Boston, MA -- (SBWIRE) -- 01/08/2014 -- Morocco's agriculture sector holds significant potential, particularly the dairy, poultry and sugar industries. The dairy sector is benefiting from growing interest from international dairy companies and is likely to enjoy strong growth in the coming years. In the livestock segment, we expect increased government support and investment - backed by strong domestic demand - to help the industry to develop. However, the lack of investment in modern infrastructure will hamper production growth in the short term. Despite these hurdles, grain output will rebound strongly in 2013/14 after drought-like conditions led to a steep decline in production in the 2012/13 season.
- Wheat production growth to 2016/17: 29.9% to 7.5mn tonnes. Output growth will follow the steady growth in the country's wheat consumption, a result of strong economic growth. Increased planting and productivity gains will also help to support production.
- Corn consumption growth to 2017: 19.7% to 2.4mn tonnes. Demand growth will mainly be driven by a steadily expanding domestic livestock sector.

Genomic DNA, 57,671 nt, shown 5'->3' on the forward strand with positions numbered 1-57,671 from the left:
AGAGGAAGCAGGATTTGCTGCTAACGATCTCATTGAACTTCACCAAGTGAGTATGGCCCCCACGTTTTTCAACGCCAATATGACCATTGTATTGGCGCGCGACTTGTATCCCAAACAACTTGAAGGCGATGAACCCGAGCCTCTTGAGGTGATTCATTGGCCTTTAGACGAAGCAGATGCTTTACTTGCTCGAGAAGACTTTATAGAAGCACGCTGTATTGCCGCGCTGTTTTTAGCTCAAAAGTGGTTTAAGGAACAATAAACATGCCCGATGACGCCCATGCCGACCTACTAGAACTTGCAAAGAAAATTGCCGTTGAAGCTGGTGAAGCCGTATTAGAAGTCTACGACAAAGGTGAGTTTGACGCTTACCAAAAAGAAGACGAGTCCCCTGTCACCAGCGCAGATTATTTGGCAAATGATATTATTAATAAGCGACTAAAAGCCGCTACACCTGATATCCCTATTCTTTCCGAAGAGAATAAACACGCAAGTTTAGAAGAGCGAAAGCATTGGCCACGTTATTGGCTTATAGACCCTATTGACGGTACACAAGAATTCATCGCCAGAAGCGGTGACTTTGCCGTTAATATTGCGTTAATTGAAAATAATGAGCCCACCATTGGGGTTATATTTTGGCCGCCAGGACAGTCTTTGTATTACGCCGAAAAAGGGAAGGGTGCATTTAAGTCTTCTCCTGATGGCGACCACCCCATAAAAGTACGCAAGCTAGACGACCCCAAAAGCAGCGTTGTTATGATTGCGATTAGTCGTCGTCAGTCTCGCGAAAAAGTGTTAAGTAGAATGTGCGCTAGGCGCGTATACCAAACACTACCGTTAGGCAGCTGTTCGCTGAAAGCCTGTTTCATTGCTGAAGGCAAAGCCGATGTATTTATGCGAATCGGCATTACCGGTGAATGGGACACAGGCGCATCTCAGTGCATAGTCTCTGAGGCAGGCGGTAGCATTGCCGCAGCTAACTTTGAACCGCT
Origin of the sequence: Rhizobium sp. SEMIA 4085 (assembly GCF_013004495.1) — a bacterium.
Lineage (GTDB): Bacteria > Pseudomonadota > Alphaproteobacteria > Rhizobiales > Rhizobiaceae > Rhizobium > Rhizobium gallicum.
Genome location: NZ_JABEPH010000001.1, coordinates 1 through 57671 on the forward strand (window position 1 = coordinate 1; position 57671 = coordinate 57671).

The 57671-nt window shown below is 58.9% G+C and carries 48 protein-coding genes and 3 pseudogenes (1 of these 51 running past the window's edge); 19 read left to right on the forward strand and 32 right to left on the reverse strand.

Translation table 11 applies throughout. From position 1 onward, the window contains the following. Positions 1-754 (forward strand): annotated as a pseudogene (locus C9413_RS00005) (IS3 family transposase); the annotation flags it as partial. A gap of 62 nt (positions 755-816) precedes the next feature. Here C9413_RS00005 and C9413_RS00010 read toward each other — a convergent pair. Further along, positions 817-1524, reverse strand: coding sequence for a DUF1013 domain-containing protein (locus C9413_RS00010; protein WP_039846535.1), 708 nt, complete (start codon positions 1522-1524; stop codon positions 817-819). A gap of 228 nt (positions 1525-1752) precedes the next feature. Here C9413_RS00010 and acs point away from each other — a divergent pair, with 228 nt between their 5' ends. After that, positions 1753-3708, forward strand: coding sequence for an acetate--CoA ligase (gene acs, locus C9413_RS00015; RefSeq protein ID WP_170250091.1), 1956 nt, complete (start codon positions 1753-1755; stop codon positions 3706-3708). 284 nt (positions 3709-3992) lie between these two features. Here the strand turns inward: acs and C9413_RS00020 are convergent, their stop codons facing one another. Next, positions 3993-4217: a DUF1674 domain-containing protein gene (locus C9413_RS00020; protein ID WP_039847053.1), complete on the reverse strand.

- Milk production growth to 2016/17: 17.4% to 2.8mn tonnes. Sustained growth will come from the commercialisation of the dairy sector and the move to large-scale mechanisation. These trends will be enforced by rising consumer demand for value-added marketed dairy products.
- BMI universe agribusiness market value: 24.5% year-on-year increase to US$5.1bn in 2014, forecast to grow on average 3.8 % annually between 2013 and 2017.
- 2014 real GDP growth: 2.8%, down from 4.4% in 2013. We forecast GDP growth to average 3.9% between 2013 and 2017.
- 2014 consumer price inflation: 3.5% average, up from 2.5% in 2013. We forecast inflation to average 2.8% between 2013 and 2017.
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Following months of preparation, the Moroccan government began implementing plans to reform Morocco's subsidy system, which acts a key bulwark of stability for food and energy prices. The government set up a fuel price index system in September 2013 and announced a 15% cut in the subsidy it pays millers for imported soft wheat. The cut of the soft wheat subsidy will have little impact on prices, giving its limited time frame. However, we believe it is an indication that the government will reform other food subsidies in the coming quarters.
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